On Friday, 25 days after the Aug. 8 Lahaina fire caused unimaginable loss of life, vigils were held from sunrise to sunset on Maui and across the state to mourn all the people who died.
Participants mourned for the 50 people who have been publicly identified, most older residents of the historic seaside town. They mourned for the 65 people whose remains have been found but their names are not yet known. And they mourned for the death of those whose remains will never be found, with 385 people still “unaccounted for.”
“We all hurt,” said Aarona Francine, known as “Aunty Mopsy” from Protect Pāʻia.
“Whether affected or not, we all hurt for each other. So today, today is a time … to come together, the whole statewide, to remember everyone in pule [prayer].”
Aunty Mopsy was one of several spiritual or religious leaders to speak during a noon vigil at the University of Hawaiʻi Maui College that was attended by about 250 people, included Maui County Mayor Richard Bissen. The ceremony was held on a lawn near the FEMA-STATE Disaster Assistance Center, where people were streaming in for help.
The day of remembrance called “Kipuni Aloha no Maui,” which means “Embrace Beloved Maui, featured vigils large and small, rooted in Native Hawaiian practices with words of comfort and hope from leaders of diverse faiths and backgrounds.
The program included oli and mele (chants and songs), including “E Hō Mai,” by the late kumu hula, chanter, teacher and Hawaiian dancer Edith Kanaka’ole:
Grant to me the knowledge from above; Of the artistic and skillful secrets in the chants; Grant me, grant me, grant me
An emotional Ria Razzauti from the Soka Gakkai International Buddhist organization said: “We extend our deepest condolences for the lives that [were] lost. We want to say also that for those that have passed, your death will not go in vain. We will never forget. And I just pray for the peace and love and the aloha — and the harmony of the ʻāina and the world.”
Dr. Kamanao Pono Crabbe helped create the day of remembrance with Maui Kumu Hula Hokulani Holt-Padilla, an admired Hawaiian cultural elder.
He explained: “On the evening of the fire, she and I were talking and realized the devastation that had occurred — and in the days that followed we knew there would be much effort from the community on the ground and there would be the necessary help from the state and federal government, and the county.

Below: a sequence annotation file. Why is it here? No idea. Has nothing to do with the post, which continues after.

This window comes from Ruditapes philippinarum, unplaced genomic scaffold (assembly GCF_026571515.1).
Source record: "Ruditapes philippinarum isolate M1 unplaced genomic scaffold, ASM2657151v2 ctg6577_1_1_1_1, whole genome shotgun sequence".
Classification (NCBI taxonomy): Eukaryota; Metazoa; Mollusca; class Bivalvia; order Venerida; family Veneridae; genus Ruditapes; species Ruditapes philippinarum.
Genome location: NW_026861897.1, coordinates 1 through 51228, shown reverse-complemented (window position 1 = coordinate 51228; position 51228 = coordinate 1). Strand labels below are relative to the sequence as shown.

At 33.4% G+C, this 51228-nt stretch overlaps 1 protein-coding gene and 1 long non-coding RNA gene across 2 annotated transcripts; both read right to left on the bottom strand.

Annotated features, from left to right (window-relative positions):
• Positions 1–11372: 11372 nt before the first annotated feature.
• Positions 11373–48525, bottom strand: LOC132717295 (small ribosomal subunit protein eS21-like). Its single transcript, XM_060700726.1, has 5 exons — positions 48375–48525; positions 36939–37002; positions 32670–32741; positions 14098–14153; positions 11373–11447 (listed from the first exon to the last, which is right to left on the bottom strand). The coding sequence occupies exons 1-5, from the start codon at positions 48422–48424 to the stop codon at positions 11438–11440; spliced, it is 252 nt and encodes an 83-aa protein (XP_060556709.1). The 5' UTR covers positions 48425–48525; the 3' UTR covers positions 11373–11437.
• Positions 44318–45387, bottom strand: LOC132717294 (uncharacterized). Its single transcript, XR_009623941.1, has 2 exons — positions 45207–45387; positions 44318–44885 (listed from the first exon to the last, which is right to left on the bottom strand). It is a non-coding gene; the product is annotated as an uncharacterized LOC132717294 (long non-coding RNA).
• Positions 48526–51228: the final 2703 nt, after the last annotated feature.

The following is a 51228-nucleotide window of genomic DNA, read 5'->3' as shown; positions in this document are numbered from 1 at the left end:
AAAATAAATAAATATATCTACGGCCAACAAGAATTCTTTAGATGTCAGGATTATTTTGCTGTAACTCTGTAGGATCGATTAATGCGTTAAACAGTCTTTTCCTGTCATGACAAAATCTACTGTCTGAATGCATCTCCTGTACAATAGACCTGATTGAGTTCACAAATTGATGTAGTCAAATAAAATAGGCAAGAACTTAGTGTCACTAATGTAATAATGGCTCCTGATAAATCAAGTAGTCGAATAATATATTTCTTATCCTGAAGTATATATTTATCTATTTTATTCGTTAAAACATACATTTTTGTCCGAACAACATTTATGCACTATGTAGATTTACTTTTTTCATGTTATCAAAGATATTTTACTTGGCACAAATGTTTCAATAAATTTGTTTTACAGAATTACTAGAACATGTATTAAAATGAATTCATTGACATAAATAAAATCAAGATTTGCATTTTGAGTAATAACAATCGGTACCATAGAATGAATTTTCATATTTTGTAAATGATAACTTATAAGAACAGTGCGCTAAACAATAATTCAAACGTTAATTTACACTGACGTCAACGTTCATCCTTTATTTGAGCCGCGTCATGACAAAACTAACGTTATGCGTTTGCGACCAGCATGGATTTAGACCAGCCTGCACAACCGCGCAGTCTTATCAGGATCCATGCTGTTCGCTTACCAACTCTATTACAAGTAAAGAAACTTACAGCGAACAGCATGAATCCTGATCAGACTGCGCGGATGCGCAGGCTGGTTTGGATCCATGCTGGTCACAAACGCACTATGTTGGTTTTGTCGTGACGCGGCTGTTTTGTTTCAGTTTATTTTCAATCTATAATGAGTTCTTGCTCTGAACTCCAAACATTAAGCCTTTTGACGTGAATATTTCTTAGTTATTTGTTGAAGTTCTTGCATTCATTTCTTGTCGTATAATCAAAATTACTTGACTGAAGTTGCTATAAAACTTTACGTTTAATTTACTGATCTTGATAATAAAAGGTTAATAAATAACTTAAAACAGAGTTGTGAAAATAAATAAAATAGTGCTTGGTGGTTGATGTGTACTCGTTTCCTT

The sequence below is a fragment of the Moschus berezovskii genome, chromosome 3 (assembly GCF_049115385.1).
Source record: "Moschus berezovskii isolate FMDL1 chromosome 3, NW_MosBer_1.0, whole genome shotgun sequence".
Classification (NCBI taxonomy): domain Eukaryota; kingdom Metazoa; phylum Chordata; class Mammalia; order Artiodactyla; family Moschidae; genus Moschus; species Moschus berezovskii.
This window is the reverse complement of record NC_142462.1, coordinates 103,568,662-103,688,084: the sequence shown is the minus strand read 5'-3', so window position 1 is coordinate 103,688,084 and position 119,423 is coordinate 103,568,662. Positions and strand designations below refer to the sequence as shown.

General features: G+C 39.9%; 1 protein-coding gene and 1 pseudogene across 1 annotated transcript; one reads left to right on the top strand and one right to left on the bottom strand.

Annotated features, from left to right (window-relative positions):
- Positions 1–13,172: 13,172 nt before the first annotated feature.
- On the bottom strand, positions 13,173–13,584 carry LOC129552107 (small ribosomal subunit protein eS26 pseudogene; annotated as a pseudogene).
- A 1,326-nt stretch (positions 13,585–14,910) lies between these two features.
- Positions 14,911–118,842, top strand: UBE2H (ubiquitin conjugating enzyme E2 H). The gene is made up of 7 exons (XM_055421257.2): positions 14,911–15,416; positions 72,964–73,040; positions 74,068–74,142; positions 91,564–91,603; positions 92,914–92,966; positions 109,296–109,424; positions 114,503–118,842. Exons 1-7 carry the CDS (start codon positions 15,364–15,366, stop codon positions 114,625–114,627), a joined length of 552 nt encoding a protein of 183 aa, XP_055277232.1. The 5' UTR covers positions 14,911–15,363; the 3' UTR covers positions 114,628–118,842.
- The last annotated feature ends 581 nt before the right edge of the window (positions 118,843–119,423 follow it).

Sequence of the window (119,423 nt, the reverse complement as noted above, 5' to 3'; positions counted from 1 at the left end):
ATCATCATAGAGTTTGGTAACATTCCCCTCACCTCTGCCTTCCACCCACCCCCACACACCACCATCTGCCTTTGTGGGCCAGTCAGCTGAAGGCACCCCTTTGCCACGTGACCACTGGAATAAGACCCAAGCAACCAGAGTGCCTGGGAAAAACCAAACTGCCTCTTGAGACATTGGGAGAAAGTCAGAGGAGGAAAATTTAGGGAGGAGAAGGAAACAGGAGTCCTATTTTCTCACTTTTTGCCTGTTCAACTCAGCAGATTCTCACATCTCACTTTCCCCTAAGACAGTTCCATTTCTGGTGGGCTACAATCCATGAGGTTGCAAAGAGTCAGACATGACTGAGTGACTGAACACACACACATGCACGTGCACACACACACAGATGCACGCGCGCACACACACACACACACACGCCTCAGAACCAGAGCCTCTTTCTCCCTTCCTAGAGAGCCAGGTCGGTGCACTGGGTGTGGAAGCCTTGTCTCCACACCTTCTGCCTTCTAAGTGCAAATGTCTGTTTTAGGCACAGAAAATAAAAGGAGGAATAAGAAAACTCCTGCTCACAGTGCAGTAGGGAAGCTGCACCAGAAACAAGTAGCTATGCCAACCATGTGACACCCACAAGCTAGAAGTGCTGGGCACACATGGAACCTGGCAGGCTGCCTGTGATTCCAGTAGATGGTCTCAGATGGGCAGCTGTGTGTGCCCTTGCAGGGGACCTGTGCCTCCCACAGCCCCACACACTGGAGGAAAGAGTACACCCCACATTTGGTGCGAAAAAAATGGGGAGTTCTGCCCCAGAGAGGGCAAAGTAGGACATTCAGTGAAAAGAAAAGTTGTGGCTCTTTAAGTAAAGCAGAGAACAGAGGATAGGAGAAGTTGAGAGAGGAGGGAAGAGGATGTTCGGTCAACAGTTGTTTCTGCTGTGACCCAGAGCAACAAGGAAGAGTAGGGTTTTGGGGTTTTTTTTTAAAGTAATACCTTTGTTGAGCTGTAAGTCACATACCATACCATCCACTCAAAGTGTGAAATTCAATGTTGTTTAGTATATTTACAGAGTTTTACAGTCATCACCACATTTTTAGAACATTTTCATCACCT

“What came to us was the importance of remembering those who perished in the fire.”
He said Lahaina is known for not only the rich, cultural history of the Hawaiian chiefs and the Hawaiian Kingdom, but also for cultural sites, including leina a ka ʻuhane in Kāʻanapali.
“Itʻs a leaping off peninsula where the souls of the perished ascend into the realm of our ancestors,” Crabbe said. “At sunset, when the sun touches the horizon of the ocean, thatʻs when the portal is open for the souls to enter, and they are guided by certain spirits to the afterworld of what we call po.”
A Native Hawaiian Sunset Ceremony was held Friday at the Kaʻanapali Golf Course as part of the day of remembrance.
The day-long vigil was in line with ʻAha Pule Pualu, the assembly of kumu hula and cultural practitioners for collective prayer and reflection over an anahulu, a 10-day period that started on Aug. 13 at noon in alignment with the moon.
Crabbe said he and Holt-Padilla wanted the day of remembrance to embrace everybody and invited leaders from denominations of different congregations.
“So weʻll hear from various churches and temples and they will offer up their own prayers and condolences to the people who have perished, and to the families and friends who continue to grieve and mourn,” he said. “So much tragedy.
Crabbe said he knew people who died in the fire: “We all have to unify, come together and comfort each other.”
The loss of life from the fire in Lahaina already is overwhelming, with the remains found of 115 people, making it the deadliest fire in the United States in more than a century. How much worse that horrific number will get is unknown.
The vigils also were for the healing and cleansing of the land.
“So we have good intentions as we move forward in rebuilding the town of Lahaina,” Crabbe said.